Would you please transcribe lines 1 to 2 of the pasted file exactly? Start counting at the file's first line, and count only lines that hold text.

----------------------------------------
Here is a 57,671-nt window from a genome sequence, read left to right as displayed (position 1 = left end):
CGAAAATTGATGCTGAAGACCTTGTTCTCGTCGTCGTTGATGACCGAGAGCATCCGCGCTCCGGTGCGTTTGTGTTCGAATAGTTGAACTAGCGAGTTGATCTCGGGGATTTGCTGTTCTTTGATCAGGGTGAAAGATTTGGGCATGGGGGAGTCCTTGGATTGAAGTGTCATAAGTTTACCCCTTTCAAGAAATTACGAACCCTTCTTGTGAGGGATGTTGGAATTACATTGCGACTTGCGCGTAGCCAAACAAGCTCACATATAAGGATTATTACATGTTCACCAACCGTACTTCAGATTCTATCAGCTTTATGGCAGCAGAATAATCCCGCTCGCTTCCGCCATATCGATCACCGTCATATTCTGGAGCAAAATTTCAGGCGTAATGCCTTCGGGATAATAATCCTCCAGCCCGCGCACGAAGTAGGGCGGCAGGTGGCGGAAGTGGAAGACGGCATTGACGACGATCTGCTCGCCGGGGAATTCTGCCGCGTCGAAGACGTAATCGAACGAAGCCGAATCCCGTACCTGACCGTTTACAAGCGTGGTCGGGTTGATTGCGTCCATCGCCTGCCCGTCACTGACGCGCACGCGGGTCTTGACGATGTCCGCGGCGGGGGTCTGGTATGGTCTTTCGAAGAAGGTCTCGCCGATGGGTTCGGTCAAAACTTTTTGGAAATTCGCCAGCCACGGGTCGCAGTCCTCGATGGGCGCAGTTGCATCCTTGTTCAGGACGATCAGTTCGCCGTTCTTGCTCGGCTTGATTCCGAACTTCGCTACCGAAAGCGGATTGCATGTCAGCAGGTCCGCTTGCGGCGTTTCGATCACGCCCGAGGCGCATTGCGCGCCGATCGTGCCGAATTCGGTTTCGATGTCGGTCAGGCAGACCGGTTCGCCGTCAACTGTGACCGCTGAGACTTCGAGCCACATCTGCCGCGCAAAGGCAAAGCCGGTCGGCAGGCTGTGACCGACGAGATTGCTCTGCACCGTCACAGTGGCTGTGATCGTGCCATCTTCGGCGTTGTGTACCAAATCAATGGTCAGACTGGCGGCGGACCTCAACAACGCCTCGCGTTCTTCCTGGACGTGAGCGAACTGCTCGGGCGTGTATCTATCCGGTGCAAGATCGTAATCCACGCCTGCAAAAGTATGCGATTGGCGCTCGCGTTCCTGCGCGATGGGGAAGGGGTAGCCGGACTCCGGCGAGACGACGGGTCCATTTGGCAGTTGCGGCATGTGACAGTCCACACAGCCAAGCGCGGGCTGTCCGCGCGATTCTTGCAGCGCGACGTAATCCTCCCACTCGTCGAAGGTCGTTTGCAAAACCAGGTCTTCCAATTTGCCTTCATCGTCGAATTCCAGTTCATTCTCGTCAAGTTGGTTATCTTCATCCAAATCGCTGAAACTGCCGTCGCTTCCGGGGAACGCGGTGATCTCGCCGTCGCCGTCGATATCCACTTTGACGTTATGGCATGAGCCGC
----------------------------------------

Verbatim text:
Here is a 57,671-nt window from a genome sequence, read left to right as displayed (position 1 = left end):
CGAAAATTGATGCTGAAGACCTTGTTCTCGTCGTCGTTGATGACCGAGAGCATCCGCGCTCCGGTGCGTTTGTGTTCGAATAGTTGAACTAGCGAGTTGATCTCGGGGATTTGCTGTTCTTTGATCAGGGTGAAAGATTTGGGCATGGGGGAGTCCTTGGATTGAAGTGTCATAAGTTTACCCCTTTCAAGAAATTACGAACCCTTCTTGTGAGGGATGTTGGAATTACATTGCGACTTGCGCGTAGCCAAACAAGCTCACATATAAGGATTATTACATGTTCACCAACCGTACTTCAGATTCTATCAGCTTTATGGCAGCAGAATAATCCCGCTCGCTTCCGCCATATCGATCACCGTCATATTCTGGAGCAAAATTTCAGGCGTAATGCCTTCGGGATAATAATCCTCCAGCCCGCGCACGAAGTAGGGCGGCAGGTGGCGGAAGTGGAAGACGGCATTGACGACGATCTGCTCGCCGGGGAATTCTGCCGCGTCGAAGACGTAATCGAACGAAGCCGAATCCCGTACCTGACCGTTTACAAGCGTGGTCGGGTTGATTGCGTCCATCGCCTGCCCGTCACTGACGCGCACGCGGGTCTTGACGATGTCCGCGGCGGGGGTCTGGTATGGTCTTTCGAAGAAGGTCTCGCCGATGGGTTCGGTCAAAACTTTTTGGAAATTCGCCAGCCACGGGTCGCAGTCCTCGATGGGCGCAGTTGCATCCTTGTTCAGGACGATCAGTTCGCCGTTCTTGCTCGGCTTGATTCCGAACTTCGCTACCGAAAGCGGATTGCATGTCAGCAGGTCCGCTTGCGGCGTTTCGATCACGCCCGAGGCGCATTGCGCGCCGATCGTGCCGAATTCGGTTTCGATGTCGGTCAGGCAGACCGGTTCGCCGTCAACTGTGACCGCTGAGACTTCGAGCCACATCTGCCGCGCAAAGGCAAAGCCGGTCGGCAGGCTGTGACCGACGAGATTGCTCTGCACCGTCACAGTGGCTGTGATCGTGCCATCTTCGGCGTTGTGTACCAAATCAATGGTCAGACTGGCGGCGGACCTCAACAACGCCTCGCGTTCTTCCTGGACGTGAGCGAACTGCTCGGGCGTGTATCTATCCGGTGCAAGATCGTAATCCACGCCTGCAAAAGTATGCGATTGGCGCTCGCGTTCCTGCGCGATGGGGAAGGGGTAGCCGGACTCCGGCGAGACGACGGGTCCATTTGGCAGTTGCGGCATGTGACAGTCCACACAGCCAAGCGCGGGCTGTCCGCGCGATTCTTGCAGCGCGACGTAATCCTCCCACTCGTCGAAGGTCGTTTGCAAAACCAGGTCTTCCAATTTGCCTTCATCGTCGAATTCCAGTTCATTCTCGTCAAGTTGGTTATCTTCATCCAAATCGCTGAAACTGCCGTCGCTTCCGGGGAACGCGGTGATCTCGCCGTCGCCGTCGATATCCACTTTGACGTTATGGCATGAGCCGC